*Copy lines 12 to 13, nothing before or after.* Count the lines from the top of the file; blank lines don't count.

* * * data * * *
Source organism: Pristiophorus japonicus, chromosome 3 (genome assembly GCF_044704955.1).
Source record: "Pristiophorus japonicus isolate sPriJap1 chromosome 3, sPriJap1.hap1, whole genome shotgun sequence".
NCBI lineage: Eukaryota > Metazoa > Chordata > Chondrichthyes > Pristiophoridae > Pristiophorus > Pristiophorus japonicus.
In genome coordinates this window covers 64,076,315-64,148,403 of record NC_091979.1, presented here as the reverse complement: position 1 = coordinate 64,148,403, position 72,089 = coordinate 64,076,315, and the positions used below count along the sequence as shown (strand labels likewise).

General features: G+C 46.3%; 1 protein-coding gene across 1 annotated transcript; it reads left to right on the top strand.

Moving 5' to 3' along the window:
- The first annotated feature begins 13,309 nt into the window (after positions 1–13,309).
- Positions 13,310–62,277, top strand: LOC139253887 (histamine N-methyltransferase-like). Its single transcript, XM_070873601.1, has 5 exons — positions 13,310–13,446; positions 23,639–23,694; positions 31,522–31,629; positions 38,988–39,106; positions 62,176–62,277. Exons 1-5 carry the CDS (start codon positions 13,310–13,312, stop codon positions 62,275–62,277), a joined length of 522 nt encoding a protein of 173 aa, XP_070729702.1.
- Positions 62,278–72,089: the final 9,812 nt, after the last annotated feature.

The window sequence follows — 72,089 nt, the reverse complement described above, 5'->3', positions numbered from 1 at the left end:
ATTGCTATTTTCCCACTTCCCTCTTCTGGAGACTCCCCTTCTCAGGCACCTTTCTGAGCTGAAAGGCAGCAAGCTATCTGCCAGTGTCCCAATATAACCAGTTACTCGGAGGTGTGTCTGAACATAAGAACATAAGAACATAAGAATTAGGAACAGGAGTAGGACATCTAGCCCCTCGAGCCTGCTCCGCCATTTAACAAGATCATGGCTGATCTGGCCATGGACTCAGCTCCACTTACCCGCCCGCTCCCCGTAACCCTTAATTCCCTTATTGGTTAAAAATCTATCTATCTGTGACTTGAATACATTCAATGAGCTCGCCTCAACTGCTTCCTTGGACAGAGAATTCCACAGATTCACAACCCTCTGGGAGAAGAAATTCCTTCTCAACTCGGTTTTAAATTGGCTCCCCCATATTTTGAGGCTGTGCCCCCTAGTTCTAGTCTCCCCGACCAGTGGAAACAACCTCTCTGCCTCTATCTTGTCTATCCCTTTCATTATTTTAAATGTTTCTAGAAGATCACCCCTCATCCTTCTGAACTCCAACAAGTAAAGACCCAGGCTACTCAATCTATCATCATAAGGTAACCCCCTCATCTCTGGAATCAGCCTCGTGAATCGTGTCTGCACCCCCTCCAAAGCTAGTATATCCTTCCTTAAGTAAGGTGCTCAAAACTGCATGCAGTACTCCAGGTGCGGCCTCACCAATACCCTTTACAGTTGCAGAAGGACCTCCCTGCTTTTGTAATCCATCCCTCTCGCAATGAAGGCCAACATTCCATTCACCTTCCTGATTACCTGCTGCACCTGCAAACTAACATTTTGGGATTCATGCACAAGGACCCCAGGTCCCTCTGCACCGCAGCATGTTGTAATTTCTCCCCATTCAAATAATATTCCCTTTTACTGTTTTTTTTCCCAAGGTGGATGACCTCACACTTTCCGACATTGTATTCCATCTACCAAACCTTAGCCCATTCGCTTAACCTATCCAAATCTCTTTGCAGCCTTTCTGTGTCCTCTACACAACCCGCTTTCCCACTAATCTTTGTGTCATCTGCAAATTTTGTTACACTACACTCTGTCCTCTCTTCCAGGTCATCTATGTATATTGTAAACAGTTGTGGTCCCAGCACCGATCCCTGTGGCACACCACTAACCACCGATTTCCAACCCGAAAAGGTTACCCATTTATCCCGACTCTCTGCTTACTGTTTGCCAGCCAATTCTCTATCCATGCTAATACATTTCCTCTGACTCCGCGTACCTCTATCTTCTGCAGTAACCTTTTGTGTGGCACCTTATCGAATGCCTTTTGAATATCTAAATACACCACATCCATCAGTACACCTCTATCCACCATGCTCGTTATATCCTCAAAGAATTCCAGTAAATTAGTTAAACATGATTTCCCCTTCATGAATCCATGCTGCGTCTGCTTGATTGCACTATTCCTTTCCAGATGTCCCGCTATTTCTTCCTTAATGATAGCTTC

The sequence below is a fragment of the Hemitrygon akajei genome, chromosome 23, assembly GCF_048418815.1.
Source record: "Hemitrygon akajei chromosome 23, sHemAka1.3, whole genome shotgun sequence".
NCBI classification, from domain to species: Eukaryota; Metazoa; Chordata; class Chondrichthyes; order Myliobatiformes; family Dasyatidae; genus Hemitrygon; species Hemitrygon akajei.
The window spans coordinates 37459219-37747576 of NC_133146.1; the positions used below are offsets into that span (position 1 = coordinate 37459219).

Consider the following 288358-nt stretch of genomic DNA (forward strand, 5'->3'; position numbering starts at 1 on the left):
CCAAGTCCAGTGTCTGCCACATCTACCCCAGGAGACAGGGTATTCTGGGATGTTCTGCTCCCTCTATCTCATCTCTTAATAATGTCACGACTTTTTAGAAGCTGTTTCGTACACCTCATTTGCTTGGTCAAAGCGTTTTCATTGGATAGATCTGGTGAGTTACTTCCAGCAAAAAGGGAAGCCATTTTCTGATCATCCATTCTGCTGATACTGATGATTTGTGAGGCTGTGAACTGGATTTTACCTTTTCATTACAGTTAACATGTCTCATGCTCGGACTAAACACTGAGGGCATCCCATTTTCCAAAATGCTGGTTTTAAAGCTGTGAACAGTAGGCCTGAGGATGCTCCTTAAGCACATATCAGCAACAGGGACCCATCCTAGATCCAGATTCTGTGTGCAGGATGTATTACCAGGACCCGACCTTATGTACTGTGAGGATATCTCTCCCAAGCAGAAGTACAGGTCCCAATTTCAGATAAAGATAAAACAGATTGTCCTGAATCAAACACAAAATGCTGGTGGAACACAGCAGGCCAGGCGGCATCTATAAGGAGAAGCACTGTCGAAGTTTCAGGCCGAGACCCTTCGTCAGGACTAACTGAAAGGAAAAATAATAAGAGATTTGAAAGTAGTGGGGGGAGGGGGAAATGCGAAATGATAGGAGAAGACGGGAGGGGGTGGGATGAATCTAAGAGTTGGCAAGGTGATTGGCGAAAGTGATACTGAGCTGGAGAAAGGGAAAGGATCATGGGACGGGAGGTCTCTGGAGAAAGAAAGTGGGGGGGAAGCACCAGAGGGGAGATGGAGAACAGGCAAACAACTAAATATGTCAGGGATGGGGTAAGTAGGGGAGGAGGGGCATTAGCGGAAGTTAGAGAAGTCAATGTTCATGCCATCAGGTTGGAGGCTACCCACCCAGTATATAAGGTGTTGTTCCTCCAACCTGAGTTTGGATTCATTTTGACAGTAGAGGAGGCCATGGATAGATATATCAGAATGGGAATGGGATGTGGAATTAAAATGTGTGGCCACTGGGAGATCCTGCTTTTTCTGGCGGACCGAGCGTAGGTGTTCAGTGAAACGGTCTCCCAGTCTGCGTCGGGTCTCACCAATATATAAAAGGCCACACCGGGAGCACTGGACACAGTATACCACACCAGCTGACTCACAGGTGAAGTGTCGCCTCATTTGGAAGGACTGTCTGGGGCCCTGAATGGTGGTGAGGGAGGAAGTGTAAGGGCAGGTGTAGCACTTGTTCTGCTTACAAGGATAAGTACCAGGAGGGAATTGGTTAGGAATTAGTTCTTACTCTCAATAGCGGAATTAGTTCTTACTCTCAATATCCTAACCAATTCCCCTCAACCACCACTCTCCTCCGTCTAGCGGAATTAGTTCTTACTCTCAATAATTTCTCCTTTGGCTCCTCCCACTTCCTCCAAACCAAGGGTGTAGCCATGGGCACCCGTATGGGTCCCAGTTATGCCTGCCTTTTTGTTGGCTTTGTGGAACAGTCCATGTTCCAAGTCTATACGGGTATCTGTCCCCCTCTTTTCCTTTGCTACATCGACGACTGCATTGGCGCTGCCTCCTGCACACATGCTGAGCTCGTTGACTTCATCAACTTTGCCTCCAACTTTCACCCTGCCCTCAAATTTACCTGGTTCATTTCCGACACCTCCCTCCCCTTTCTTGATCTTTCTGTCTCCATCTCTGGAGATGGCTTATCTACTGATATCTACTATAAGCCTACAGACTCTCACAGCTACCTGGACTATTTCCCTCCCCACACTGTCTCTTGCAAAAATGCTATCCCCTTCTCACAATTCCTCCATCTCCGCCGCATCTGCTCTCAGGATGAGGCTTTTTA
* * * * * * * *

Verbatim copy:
The sequence below is a fragment of the Hemitrygon akajei genome, chromosome 23, assembly GCF_048418815.1.
Source record: "Hemitrygon akajei chromosome 23, sHemAka1.3, whole genome shotgun sequence".